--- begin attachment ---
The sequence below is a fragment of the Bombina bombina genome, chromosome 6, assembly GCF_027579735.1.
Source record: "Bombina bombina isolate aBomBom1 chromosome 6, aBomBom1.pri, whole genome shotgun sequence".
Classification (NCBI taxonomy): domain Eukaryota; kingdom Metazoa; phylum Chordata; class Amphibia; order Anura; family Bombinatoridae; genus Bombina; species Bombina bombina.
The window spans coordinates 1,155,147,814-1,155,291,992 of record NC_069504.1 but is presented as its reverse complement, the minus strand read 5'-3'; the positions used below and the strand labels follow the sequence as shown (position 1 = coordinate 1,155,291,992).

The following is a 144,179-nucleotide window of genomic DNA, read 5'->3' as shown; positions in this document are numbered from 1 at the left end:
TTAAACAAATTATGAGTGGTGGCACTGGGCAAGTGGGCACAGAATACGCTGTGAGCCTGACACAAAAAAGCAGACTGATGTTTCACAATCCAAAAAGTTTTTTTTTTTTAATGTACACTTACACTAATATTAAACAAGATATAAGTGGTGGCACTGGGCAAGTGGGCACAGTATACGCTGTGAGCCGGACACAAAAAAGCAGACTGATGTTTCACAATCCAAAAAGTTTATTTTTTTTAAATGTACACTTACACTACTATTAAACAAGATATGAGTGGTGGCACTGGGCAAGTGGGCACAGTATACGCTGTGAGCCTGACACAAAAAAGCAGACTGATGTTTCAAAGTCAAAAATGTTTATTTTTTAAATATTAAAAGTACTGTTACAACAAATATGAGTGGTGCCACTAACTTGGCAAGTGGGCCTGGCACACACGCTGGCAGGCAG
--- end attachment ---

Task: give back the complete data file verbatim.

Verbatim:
The sequence below is a fragment of the Bombina bombina genome, chromosome 6, assembly GCF_027579735.1.
Source record: "Bombina bombina isolate aBomBom1 chromosome 6, aBomBom1.pri, whole genome shotgun sequence".
Classification (NCBI taxonomy): domain Eukaryota; kingdom Metazoa; phylum Chordata; class Amphibia; order Anura; family Bombinatoridae; genus Bombina; species Bombina bombina.
The window spans coordinates 1,155,147,814-1,155,291,992 of record NC_069504.1 but is presented as its reverse complement, the minus strand read 5'-3'; the positions used below and the strand labels follow the sequence as shown (position 1 = coordinate 1,155,291,992).

The following is a 144,179-nucleotide window of genomic DNA, read 5'->3' as shown; positions in this document are numbered from 1 at the left end:
TTAAACAAATTATGAGTGGTGGCACTGGGCAAGTGGGCACAGAATACGCTGTGAGCCTGACACAAAAAAGCAGACTGATGTTTCACAATCCAAAAAGTTTTTTTTTTTTAATGTACACTTACACTAATATTAAACAAGATATAAGTGGTGGCACTGGGCAAGTGGGCACAGTATACGCTGTGAGCCGGACACAAAAAAGCAGACTGATGTTTCACAATCCAAAAAGTTTATTTTTTTTAAATGTACACTTACACTACTATTAAACAAGATATGAGTGGTGGCACTGGGCAAGTGGGCACAGTATACGCTGTGAGCCTGACACAAAAAAGCAGACTGATGTTTCAAAGTCAAAAATGTTTATTTTTTAAATATTAAAAGTACTGTTACAACAAATATGAGTGGTGCCACTAACTTGGCAAGTGGGCCTGGCACACACGCTGGCAGGCAG